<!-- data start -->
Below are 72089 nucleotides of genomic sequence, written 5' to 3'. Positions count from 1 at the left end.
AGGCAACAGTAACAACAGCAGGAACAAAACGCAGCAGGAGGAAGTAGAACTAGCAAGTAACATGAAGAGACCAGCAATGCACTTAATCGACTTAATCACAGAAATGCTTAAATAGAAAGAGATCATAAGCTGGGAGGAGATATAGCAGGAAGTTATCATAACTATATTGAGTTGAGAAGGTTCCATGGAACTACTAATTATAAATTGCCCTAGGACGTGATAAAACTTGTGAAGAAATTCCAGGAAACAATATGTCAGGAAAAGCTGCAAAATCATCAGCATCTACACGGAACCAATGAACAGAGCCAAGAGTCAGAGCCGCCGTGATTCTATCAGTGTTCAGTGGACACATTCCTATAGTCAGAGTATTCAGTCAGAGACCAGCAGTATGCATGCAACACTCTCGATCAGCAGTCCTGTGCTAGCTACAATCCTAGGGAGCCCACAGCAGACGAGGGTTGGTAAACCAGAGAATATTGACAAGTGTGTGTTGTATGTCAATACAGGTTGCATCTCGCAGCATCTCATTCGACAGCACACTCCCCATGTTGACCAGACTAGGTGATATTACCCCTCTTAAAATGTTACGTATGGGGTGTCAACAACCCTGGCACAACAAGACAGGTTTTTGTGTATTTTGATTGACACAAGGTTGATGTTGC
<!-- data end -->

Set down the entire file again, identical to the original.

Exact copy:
Below are 72089 nucleotides of genomic sequence, written 5' to 3'. Positions count from 1 at the left end.
AGGCAACAGTAACAACAGCAGGAACAAAACGCAGCAGGAGGAAGTAGAACTAGCAAGTAACATGAAGAGACCAGCAATGCACTTAATCGACTTAATCACAGAAATGCTTAAATAGAAAGAGATCATAAGCTGGGAGGAGATATAGCAGGAAGTTATCATAACTATATTGAGTTGAGAAGGTTCCATGGAACTACTAATTATAAATTGCCCTAGGACGTGATAAAACTTGTGAAGAAATTCCAGGAAACAATATGTCAGGAAAAGCTGCAAAATCATCAGCATCTACACGGAACCAATGAACAGAGCCAAGAGTCAGAGCCGCCGTGATTCTATCAGTGTTCAGTGGACACATTCCTATAGTCAGAGTATTCAGTCAGAGACCAGCAGTATGCATGCAACACTCTCGATCAGCAGTCCTGTGCTAGCTACAATCCTAGGGAGCCCACAGCAGACGAGGGTTGGTAAACCAGAGAATATTGACAAGTGTGTGTTGTATGTCAATACAGGTTGCATCTCGCAGCATCTCATTCGACAGCACACTCCCCATGTTGACCAGACTAGGTGATATTACCCCTCTTAAAATGTTACGTATGGGGTGTCAACAACCCTGGCACAACAAGACAGGTTTTTGTGTATTTTGATTGACACAAGGTTGATGTTGC